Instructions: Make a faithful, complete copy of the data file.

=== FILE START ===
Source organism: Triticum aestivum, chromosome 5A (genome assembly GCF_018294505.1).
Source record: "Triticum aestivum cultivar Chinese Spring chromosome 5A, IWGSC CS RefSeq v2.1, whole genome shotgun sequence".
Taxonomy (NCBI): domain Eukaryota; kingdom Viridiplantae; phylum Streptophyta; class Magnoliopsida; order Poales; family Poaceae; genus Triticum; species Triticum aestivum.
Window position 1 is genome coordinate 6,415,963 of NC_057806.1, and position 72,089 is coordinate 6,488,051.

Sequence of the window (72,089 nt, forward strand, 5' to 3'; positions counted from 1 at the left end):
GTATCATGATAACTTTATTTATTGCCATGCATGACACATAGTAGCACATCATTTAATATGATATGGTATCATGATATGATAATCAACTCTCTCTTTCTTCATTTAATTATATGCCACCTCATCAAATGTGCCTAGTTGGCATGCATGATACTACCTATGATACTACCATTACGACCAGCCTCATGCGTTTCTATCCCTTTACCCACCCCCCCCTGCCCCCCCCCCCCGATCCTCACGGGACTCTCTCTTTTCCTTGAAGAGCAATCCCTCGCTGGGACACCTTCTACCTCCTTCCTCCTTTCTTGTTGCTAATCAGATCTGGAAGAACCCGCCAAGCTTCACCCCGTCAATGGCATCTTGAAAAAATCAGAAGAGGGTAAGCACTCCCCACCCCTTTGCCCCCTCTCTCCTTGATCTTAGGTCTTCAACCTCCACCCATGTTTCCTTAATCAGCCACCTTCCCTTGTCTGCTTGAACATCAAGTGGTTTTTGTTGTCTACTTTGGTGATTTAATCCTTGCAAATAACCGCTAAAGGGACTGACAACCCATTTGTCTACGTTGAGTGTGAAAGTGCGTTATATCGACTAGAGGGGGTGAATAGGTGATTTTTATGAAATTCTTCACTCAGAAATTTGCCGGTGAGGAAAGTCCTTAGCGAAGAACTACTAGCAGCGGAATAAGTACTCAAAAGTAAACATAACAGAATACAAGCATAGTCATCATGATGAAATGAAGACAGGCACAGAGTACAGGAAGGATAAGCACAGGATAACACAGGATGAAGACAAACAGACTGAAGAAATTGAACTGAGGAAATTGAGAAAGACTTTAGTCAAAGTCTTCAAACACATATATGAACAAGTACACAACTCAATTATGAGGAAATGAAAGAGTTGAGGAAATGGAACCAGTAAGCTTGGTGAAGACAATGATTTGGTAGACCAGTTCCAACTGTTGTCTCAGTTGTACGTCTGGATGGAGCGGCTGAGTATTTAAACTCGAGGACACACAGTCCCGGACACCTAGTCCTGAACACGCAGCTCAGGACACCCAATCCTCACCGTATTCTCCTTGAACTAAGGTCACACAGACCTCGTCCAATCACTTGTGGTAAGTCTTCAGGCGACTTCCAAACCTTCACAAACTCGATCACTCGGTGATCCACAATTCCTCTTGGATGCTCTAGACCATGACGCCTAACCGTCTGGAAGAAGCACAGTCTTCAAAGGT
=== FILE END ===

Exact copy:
Source organism: Triticum aestivum, chromosome 5A (genome assembly GCF_018294505.1).
Source record: "Triticum aestivum cultivar Chinese Spring chromosome 5A, IWGSC CS RefSeq v2.1, whole genome shotgun sequence".
Taxonomy (NCBI): domain Eukaryota; kingdom Viridiplantae; phylum Streptophyta; class Magnoliopsida; order Poales; family Poaceae; genus Triticum; species Triticum aestivum.
Window position 1 is genome coordinate 6,415,963 of NC_057806.1, and position 72,089 is coordinate 6,488,051.

Sequence of the window (72,089 nt, forward strand, 5' to 3'; positions counted from 1 at the left end):
GTATCATGATAACTTTATTTATTGCCATGCATGACACATAGTAGCACATCATTTAATATGATATGGTATCATGATATGATAATCAACTCTCTCTTTCTTCATTTAATTATATGCCACCTCATCAAATGTGCCTAGTTGGCATGCATGATACTACCTATGATACTACCATTACGACCAGCCTCATGCGTTTCTATCCCTTTACCCACCCCCCCCTGCCCCCCCCCCCCGATCCTCACGGGACTCTCTCTTTTCCTTGAAGAGCAATCCCTCGCTGGGACACCTTCTACCTCCTTCCTCCTTTCTTGTTGCTAATCAGATCTGGAAGAACCCGCCAAGCTTCACCCCGTCAATGGCATCTTGAAAAAATCAGAAGAGGGTAAGCACTCCCCACCCCTTTGCCCCCTCTCTCCTTGATCTTAGGTCTTCAACCTCCACCCATGTTTCCTTAATCAGCCACCTTCCCTTGTCTGCTTGAACATCAAGTGGTTTTTGTTGTCTACTTTGGTGATTTAATCCTTGCAAATAACCGCTAAAGGGACTGACAACCCATTTGTCTACGTTGAGTGTGAAAGTGCGTTATATCGACTAGAGGGGGTGAATAGGTGATTTTTATGAAATTCTTCACTCAGAAATTTGCCGGTGAGGAAAGTCCTTAGCGAAGAACTACTAGCAGCGGAATAAGTACTCAAAAGTAAACATAACAGAATACAAGCATAGTCATCATGATGAAATGAAGACAGGCACAGAGTACAGGAAGGATAAGCACAGGATAACACAGGATGAAGACAAACAGACTGAAGAAATTGAACTGAGGAAATTGAGAAAGACTTTAGTCAAAGTCTTCAAACACATATATGAACAAGTACACAACTCAATTATGAGGAAATGAAAGAGTTGAGGAAATGGAACCAGTAAGCTTGGTGAAGACAATGATTTGGTAGACCAGTTCCAACTGTTGTCTCAGTTGTACGTCTGGATGGAGCGGCTGAGTATTTAAACTCGAGGACACACAGTCCCGGACACCTAGTCCTGAACACGCAGCTCAGGACACCCAATCCTCACCGTATTCTCCTTGAACTAAGGTCACACAGACCTCGTCCAATCACTTGTGGTAAGTCTTCAGGCGACTTCCAAACCTTCACAAACTCGATCACTCGGTGATCCACAATTCCTCTTGGATGCTCTAGACCATGACGCCTAACCGTCTGGAAGAAGCACAGTCTTCAAAGGT